Russian Man Volunteers for First Human Head Transplant

The process of a human head transplant may sound unbelievable and grotesque, but a group of scientists are planning on doing it, and it may take place as early as next year.

The news of the first human head transplant made headlines last year when the Italian neuroscientist, Dr. Sergio Canavero, announced his plans to perform the surgery in 2017. Since his announcement he has recruited the assistance of Chinese Surgeon Dr. Xiaoping Ren and now they have found their volunteer patient for the procedure, a Russian man named Valery Spiridonov.

The reason why Spiridonov has come forward to be a part of this risky surgery is because he suffers from Werdnig-Hoffmann Disease. This is a rare and typically fatal genetic disorder that breaks down the muscles and kills nerve cells inside the brain and the spinal cord which help the body to move. Spiridonov is currently confined to a wheelchair, his arms and legs are shriveled up and his movements are limited to typing, feeding himself and controlling his wheelchair using a joystick.

Controversy Surrounding the Procedure

The medical journal The Atlantic says that Spiridonov, Canavero and Ren hope to perform the experimental and highly controversial procedure in early 2017.

Several scientists who are part of the medical community have spoken their concerns against the Ren and Canavero’s plans. They have accused the pair of promoting junk science and creating false hope for many people around the world who could possibly benefit from such a procedure, if it were possible. One critic has gone so far to say that the scientists should be charged with murder if Spiridonov happens to die, which is a highly likely outcome.

Canavero has made his plans public and published all the details for the procedure in several papers including the Surgical Neurology International journal. Where he has stated that he procedure has already been tested successfully in mice.

The Process of a Human Head Transplant

The first thing that he and his team would need in order for the transplant to be a success is a suitable donor. The surgery would require the body of a young brain-dead male patient. Once they have permission from the family, the surgeons would then set the body up for surgical decapitation.

During this time, Spiridonov would be brought in and another surgical team would go to work on cooling his body temperature down to 50 degrees Fahrenheit. This would cause a delay in his brain’s tissue death for around one hour, which means that the surgeons would have to work fast in order to be successful and not lose the patient.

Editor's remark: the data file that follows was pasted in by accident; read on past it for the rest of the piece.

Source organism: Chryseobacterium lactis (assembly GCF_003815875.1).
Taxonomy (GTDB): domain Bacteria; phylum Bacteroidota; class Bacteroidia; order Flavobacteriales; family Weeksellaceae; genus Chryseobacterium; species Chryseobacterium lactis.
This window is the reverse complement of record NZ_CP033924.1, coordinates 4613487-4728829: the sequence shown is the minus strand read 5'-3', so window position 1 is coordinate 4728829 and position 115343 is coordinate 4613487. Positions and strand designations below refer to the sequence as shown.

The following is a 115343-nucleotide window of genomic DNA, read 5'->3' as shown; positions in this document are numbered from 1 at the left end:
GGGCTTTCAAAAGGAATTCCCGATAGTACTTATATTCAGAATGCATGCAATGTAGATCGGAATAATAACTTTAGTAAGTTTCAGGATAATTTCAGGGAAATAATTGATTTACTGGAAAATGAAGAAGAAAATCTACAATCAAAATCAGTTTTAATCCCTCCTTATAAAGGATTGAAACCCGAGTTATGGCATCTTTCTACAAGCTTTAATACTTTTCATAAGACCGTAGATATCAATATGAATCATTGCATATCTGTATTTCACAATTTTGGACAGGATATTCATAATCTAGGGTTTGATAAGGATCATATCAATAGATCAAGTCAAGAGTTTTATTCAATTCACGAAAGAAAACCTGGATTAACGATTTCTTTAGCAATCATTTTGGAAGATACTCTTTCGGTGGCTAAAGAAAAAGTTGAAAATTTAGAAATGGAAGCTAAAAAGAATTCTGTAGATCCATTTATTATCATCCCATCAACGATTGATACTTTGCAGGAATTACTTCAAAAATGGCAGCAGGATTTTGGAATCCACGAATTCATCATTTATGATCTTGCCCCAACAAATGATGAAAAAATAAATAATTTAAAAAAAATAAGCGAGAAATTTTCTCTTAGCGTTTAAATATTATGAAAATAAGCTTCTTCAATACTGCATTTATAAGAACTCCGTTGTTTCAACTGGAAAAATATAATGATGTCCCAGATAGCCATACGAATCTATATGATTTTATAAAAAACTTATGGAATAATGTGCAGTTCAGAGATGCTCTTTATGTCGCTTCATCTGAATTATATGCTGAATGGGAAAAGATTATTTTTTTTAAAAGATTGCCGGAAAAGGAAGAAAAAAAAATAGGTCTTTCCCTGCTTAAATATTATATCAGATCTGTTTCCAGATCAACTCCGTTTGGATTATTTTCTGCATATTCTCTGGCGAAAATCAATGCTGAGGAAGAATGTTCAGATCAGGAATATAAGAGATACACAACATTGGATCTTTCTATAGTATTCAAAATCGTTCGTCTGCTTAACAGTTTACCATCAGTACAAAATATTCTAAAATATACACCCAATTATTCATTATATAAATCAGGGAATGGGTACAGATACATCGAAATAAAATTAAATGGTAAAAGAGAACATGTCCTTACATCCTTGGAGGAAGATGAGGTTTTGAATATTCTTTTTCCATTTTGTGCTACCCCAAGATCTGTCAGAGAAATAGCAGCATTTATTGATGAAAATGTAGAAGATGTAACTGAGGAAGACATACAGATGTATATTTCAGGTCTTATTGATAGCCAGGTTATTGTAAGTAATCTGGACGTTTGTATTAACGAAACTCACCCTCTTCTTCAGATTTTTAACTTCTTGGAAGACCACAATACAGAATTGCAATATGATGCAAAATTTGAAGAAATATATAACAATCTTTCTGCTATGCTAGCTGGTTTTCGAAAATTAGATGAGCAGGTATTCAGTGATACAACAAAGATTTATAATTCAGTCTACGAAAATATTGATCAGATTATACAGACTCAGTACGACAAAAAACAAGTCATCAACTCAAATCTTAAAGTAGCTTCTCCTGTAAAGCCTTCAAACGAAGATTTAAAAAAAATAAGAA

The surgeons would then use a transparent diamond blade to remove both patients’ heads from their bodies, severing their spinal cords at the same time. Then, using a custom-made crane, they would shift Spiridonov’s head, which would be hanging by Velcro straps, onto the donor body’s neck. The two ends of the spinal cord would be fused together using a chemical known as polyethylene glycol or PEG. This chemical has been shown to promote the regrowth of cells that make up the spinal cord.

After that, the muscles and bone supply from the donor’s body would be joined with Spiridonov’s head. He would have to be kept in a coma for three to four weeks in order to prevent movement while he healed. The implanted electrodes would be used to stimulate the spinal cord in order to strengthen the brand new nerve connections.

Canavero said that the transplant, which would require a team of 80 surgeons and cost tens of millions of dollars if it is approved, would have a “90 percent plus” chance of success. But there are many members of the scientific community who strongly disagree.

Many Doctors and Scientists Feel the Transplant is Unsafe and Unethical

The head of medical ethics at NYU Langone Medical Center, Arthur Caplan, wrote in an article for Forbes last year his opinion on the procedure. “It is both rotten scientifically and lousy ethically.”

Dr. Jerry Silver, who is a neuroscientist at Case Western Reserve, has worked on spinal cord injuries and told CBS News in 2013 that the proposed transplant is “bad science, this should never happen. Just to do the experiment is unethical.” He said.

Even in the unlikely event that the transplant is a success, it does raise other ethical concerns. For example, Canavero is hoping that by transplanting Spirdonov’s head and brain onto another body, he would automatically transplant his entire self with his mind, personality, and consciousness. But it is not that simple. According to two Italian bioethicists, Anto Cartolovni and Antonio Spagnolo, Canavero’s theory goes beyond cognitive science. They believe that Spiridonov will encounter huge difficulties to incorporate the new body in his already existing body schema and his body image will have strong implications on human identity.

There is also controversy against the two surgeons due to the fact that if the operation is a failure, the procedure would take away vital organs from others who could have used the donor’s heart or liver to save their own lives.

If it is approved, the procedure would take place in China or another country that is outside of Europe or the US since according to The Atlantic the procedure would not be approved by the Western World.